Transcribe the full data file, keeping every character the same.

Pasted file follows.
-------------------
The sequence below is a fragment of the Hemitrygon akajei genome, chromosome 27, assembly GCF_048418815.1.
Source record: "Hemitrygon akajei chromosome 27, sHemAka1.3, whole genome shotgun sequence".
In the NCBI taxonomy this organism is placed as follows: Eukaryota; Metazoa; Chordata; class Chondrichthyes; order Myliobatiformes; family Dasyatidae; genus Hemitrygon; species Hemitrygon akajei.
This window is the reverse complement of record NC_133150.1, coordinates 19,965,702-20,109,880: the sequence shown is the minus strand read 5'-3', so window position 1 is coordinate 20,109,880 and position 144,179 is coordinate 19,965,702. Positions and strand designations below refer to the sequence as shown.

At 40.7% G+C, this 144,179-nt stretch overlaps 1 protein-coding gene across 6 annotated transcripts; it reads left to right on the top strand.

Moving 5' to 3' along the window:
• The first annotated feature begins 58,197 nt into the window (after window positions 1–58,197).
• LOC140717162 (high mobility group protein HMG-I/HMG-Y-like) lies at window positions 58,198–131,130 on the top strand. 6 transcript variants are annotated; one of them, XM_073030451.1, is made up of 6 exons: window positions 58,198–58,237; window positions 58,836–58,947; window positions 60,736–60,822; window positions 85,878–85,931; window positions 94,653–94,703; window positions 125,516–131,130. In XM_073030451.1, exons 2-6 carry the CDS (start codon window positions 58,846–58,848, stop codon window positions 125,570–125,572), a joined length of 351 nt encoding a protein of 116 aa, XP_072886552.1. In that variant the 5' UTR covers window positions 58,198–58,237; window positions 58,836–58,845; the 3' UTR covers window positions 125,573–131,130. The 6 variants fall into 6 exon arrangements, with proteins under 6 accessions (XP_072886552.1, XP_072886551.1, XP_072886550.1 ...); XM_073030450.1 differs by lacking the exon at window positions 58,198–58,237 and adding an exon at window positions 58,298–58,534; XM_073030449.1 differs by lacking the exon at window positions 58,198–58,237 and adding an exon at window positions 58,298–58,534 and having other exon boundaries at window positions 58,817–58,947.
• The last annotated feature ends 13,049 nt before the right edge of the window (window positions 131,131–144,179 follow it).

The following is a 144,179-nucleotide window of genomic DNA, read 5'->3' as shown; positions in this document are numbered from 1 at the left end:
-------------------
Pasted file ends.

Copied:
The sequence below is a fragment of the Hemitrygon akajei genome, chromosome 27, assembly GCF_048418815.1.
Source record: "Hemitrygon akajei chromosome 27, sHemAka1.3, whole genome shotgun sequence".
In the NCBI taxonomy this organism is placed as follows: Eukaryota; Metazoa; Chordata; class Chondrichthyes; order Myliobatiformes; family Dasyatidae; genus Hemitrygon; species Hemitrygon akajei.
This window is the reverse complement of record NC_133150.1, coordinates 19,965,702-20,109,880: the sequence shown is the minus strand read 5'-3', so window position 1 is coordinate 20,109,880 and position 144,179 is coordinate 19,965,702. Positions and strand designations below refer to the sequence as shown.

At 40.7% G+C, this 144,179-nt stretch overlaps 1 protein-coding gene across 6 annotated transcripts; it reads left to right on the top strand.

Moving 5' to 3' along the window:
• The first annotated feature begins 58,197 nt into the window (after window positions 1–58,197).
• LOC140717162 (high mobility group protein HMG-I/HMG-Y-like) lies at window positions 58,198–131,130 on the top strand. 6 transcript variants are annotated; one of them, XM_073030451.1, is made up of 6 exons: window positions 58,198–58,237; window positions 58,836–58,947; window positions 60,736–60,822; window positions 85,878–85,931; window positions 94,653–94,703; window positions 125,516–131,130. In XM_073030451.1, exons 2-6 carry the CDS (start codon window positions 58,846–58,848, stop codon window positions 125,570–125,572), a joined length of 351 nt encoding a protein of 116 aa, XP_072886552.1. In that variant the 5' UTR covers window positions 58,198–58,237; window positions 58,836–58,845; the 3' UTR covers window positions 125,573–131,130. The 6 variants fall into 6 exon arrangements, with proteins under 6 accessions (XP_072886552.1, XP_072886551.1, XP_072886550.1 ...); XM_073030450.1 differs by lacking the exon at window positions 58,198–58,237 and adding an exon at window positions 58,298–58,534; XM_073030449.1 differs by lacking the exon at window positions 58,198–58,237 and adding an exon at window positions 58,298–58,534 and having other exon boundaries at window positions 58,817–58,947.
• The last annotated feature ends 13,049 nt before the right edge of the window (window positions 131,131–144,179 follow it).

The following is a 144,179-nucleotide window of genomic DNA, read 5'->3' as shown; positions in this document are numbered from 1 at the left end: